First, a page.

by Herman Manson (@marklives) The South African ad industry has recently seen a series of takeovers and mergers of high-profile independent agencies by global communications networks — WPP and Publicis, specifically — thanks to accelerated interest in the African comms landscape and a cheap rand. Some independents are worried by the Competition Commission’s seeming lack of concern regarding this acquisition spree and the increased local-market dominance.
by Herman Manson (@marklives) After all the rah rah of the last couple of weeks around the annual advertising backslap it was nice of David Nobay, Creative Chairman at Droga5 in Sydney, to sit us all down and share some of the harder truths of advertising.
He had five of them in fact.
1. Not all clients want great work.
2. There are too many of us.
3. We lost our exotic
4. We’ve forgotten how to sell
5. We reward mediocrity
Chris Moerdyk eat your heart out. As everybody grabbed for their iPhones to check in on Twitter and see which ECD would be first to denounce Nobay an ‘enemy of the creative industry’ the man himself happily droned on in the presentation that made the seminar worth its 500 bucks.
That would be the grandly named International Seminar of Creativity hosted by the Loerie Awards in Cape Town City Hall as part of Creative Week.
Nobay, noting an arrogance in the trade when it comes to ‘creativity’ and ‘advertising,’ or at least what creative types in advertising consider creative work, says clients often have practical reasons for not implementing your potentially Loerie winning idea.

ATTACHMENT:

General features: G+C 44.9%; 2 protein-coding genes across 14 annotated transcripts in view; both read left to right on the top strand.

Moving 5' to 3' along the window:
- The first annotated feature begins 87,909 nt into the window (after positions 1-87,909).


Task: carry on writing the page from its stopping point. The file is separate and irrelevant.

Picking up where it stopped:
This is also the problem with award shows said Nobay – they oversimplify what is considered ‘creative.’ Awarding winning work has become a matter of looking at a piece of work and having an immediate reaction to it before moving to the next piece.
“We are in this business to make money,” Nobay told his stunned audience, “Or we would all have become artists.” Great work, according to Nobay, is really a moving target, isn’t really tangible and lots of clients are running businesses in maintenance mode, while ‘award winning creative’ has become all about the new.
The Sunday Times smack down has begun with all and sundry having something to say after the paper retracted its front page story on Transnet supposedly selling most off Table Bay to “foreigners” (‘Transnet sold our sea to foreigners’- August 24, 2008).